- New: Shooting Shallow – Understanding Depth of Field
- Interesting Photo of the Day: Earthrise
- Abstract Food Photography Setup (Video)
- Are You Taking These Must-Have Wedding Photos?
Posted: 06 Feb 2014 07:57 PM PST
This new $5 eBook is designed to equipment photographers with the skills to improve their ability to create bokeh rich images but at the same time ensure your subject is as sharp as possible. We were able to arrange a 20% discount for PictureCorrect readers which expires next Friday. Deal found here: Shooting Shallow – Understanding Depth of Field
Mastering the ability to control the out of focus areas, and create attractive bokeh, puts the photographer in control of their image, and such techniques offer the opportunity for plenty of creative photography.
The 'Shooting Shallow' eBook is divided into four broad sections. Concepts, Camera, Practice and Examples. The eBook will improve your understanding of depth of field will allow you to dig deep into the advanced settings on your camera and really get creative. It may sound like a contradiction in terms but you may be surprised just how easy and liberating using the advanced camera settings can actually be.
Once you have an understanding of the concepts and how they relate to your camera, it is time to get out and shoot. This eBook also documents a range of real-life examples where a shallow depth of field has been used to create a particular look and style of image.
The eBook chapters include (40 pages):
'Shooting Shallow' is about learning to take better photos, understanding depth of field, and improving your photography skills. The ebooks answers questions such as 'What is Bokeh?', 'What is a F-Stop?', 'What is the rule of thirds?' and What is a 'Shallow DOF?'
The eBook has been written with the beginning photographer in mind; however, the enthusiast and professional alike may find something of relevance also.
How to Get a Discounted Copy This Week:
Our readers can receive 20% off until Friday, February 14. The guide comes in PDF format that can be read on computers, phones and most tablet computers (works great as a mobile reference out in the field).
Deal found here: Shooting Shallow – Understanding Depth of Field
Go to full article: New: Shooting Shallow – Understanding Depth of Field
Posted: 06 Feb 2014 12:37 PM PST
Forty-five years ago, on December 24, 1968, the astronauts aboard Apollo 8 witnessed and photographed the Earthrise for the first time as they orbited the moon. The photo, taken by Bill Anders with a Hasselblad 500 EL and a Zeiss Sonnar 250mm f/5.6 telephoto lens, became a symbol of space exploration:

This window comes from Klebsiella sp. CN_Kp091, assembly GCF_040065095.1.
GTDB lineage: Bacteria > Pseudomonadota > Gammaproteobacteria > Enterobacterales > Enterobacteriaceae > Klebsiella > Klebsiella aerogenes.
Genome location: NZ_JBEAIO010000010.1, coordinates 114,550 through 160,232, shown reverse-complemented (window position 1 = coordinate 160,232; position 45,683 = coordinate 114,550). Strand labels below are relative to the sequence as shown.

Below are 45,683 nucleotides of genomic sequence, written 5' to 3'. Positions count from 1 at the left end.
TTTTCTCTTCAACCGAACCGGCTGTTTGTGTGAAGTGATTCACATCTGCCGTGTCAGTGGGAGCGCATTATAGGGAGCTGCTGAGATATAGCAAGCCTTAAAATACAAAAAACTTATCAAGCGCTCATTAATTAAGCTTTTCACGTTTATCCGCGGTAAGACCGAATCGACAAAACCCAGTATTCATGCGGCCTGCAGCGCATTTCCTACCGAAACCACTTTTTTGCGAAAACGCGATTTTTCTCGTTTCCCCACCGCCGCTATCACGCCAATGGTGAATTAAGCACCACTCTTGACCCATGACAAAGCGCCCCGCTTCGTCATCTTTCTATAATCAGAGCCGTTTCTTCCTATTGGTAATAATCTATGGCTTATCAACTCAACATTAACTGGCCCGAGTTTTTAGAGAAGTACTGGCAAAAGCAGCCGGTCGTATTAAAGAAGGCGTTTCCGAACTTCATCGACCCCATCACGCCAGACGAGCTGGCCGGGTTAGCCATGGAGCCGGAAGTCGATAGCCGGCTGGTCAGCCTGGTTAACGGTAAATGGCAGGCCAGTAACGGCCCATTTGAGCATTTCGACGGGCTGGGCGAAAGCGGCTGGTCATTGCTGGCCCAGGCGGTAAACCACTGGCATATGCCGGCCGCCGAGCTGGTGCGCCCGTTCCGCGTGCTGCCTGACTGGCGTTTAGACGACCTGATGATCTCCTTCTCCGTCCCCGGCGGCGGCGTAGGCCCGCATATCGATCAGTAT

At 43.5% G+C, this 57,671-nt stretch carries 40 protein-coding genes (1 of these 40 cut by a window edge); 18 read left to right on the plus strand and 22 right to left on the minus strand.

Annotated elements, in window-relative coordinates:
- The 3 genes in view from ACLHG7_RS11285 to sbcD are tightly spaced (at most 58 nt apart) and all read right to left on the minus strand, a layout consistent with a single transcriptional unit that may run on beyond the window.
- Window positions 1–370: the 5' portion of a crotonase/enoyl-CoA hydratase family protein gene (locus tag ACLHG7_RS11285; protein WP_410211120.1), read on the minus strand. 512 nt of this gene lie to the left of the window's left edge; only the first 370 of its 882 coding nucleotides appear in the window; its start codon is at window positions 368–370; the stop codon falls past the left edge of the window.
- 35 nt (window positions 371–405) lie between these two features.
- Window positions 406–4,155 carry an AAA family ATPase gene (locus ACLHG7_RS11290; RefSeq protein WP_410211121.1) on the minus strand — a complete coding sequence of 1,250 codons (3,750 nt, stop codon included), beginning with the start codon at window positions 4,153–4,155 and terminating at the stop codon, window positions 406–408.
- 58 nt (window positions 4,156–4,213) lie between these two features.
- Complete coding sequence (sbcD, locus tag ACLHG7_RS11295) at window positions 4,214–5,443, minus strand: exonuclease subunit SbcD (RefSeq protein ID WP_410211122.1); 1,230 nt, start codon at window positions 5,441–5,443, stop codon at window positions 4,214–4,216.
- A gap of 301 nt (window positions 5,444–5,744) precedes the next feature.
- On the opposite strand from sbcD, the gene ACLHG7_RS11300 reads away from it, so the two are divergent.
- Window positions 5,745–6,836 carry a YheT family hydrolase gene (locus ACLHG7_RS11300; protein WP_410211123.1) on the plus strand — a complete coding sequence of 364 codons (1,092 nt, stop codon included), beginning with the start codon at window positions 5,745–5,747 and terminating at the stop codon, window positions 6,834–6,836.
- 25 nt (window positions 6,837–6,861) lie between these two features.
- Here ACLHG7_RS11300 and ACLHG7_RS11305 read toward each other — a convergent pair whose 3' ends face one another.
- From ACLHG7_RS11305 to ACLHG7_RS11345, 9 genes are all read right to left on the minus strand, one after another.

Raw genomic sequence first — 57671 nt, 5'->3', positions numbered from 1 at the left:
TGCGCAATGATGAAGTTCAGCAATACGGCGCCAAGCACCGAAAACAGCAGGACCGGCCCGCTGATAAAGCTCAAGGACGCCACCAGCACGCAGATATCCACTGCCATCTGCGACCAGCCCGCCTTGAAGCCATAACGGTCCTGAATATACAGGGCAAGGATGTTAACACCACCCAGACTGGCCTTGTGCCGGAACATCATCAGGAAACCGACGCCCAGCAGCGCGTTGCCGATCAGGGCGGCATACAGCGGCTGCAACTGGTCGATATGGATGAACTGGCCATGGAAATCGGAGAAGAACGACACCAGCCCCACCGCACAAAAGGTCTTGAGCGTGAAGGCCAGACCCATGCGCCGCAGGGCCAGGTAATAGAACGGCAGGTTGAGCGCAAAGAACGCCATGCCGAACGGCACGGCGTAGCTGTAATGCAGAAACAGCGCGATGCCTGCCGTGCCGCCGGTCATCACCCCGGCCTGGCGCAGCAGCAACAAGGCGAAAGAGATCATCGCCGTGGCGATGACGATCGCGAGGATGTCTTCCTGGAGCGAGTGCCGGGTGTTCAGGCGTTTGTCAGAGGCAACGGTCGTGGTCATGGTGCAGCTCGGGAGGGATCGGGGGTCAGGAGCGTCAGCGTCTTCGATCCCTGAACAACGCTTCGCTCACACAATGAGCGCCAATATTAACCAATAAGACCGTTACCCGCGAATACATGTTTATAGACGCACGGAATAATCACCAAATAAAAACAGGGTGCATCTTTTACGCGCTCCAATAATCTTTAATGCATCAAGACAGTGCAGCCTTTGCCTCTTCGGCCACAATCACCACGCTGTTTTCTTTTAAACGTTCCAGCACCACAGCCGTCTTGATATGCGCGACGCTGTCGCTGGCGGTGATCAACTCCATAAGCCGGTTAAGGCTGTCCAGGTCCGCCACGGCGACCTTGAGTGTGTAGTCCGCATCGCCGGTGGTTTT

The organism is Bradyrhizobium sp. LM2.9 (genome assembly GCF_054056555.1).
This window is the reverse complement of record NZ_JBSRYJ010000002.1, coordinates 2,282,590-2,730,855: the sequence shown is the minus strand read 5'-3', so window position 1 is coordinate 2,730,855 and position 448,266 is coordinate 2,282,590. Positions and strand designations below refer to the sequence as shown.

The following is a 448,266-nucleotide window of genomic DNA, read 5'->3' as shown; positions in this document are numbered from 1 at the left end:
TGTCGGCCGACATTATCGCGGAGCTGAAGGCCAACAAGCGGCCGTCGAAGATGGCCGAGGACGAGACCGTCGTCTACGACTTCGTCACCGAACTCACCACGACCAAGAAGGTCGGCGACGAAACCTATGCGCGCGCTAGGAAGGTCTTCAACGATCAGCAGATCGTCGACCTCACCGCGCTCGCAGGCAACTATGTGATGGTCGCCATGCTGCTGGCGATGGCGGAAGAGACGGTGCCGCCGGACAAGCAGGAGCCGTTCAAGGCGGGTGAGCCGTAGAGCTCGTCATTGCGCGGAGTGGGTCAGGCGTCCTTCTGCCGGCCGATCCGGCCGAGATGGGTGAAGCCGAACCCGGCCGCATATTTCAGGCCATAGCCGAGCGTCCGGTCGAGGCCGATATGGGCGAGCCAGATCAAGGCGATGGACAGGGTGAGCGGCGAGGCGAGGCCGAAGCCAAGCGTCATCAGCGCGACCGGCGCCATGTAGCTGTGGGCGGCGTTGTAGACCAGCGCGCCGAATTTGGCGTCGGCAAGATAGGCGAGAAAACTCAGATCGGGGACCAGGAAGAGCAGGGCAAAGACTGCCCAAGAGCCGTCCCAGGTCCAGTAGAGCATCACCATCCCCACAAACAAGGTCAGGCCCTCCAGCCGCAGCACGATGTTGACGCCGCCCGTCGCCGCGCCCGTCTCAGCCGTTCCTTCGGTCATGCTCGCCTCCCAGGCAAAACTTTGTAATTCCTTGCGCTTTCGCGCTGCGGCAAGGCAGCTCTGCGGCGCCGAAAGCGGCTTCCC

Anders had a camera in his hand to document the mission from his view out of a side window, and another Hasselblad with an 80mm lens was mounted in the craft’s front facing window, set to take pictures automatically every 20 seconds. After three orbits around the moon, the crew was not expecting to see anything other than the moon’s surface, but as they came around for the fourth time, they witnessed what Command Module Pilot, Jim Lovell, described as “a grand oasis in the vastness of space.”
While no one will ever get to experience seeing the Earthrise as Frank Borman, Jim Lovell, and Bill Anders did in 1968, new data from NASA’s Lunar Reconnaissance Orbiter (LRO), combined with the astronauts’ photographs and voice recordings, let us see the event as the astronauts saw it. Watch this playback of the historic moments leading up to the iconic photograph of the Earthrise:
Posted: 06 Feb 2014 12:20 PM PST
Known for his innovative and sometimes risque cuisine, ‘Demon Chef’ Alvin Leung lets us go behind the scenes during the making of a creative food art book. Danish photographer René Riis simply, yet beautifully, captures the Demon Chef’s creations–dubbed X-Treme Chinese–which push the limits and leave our mouths watering:
Riis worked directly with Leung to photograph the chef’s unique and improvised cuisine. His goal was to make the shots a little more abstract, since Leung doesn’t use a lot of ingredients. Riis keeps the shots simple, without props like forks or unnecessary dishes, to create truly stunning and crisp images.
Riis says he likes to use Hasselblad cameras because they give the shots better quality and sharpness. For this specific shoot, Riis used a Hasselblad H4D system and Broncolor IRX 2 studio lighting.
Posted: 06 Feb 2014 10:31 AM PST
When taking on a wedding photography gig, there are certain types of photographs that the client expects. At the end of the day, it’s up to you to make sure your client is happy. Fortunately, photographer Barry Page provides a checklist of sorts that both the wedding party and photographers can use to make sure everyone is happy:
Because a wedding is such a monumental part of a person’s life, it can’t be stressed enough that getting the right shots can make or break a wedding photographer. Page has created an invaluable resource with this infographic. Hopefully, you will be able to benefit from his experiences and allow them to assist you in building your own happy clientele.
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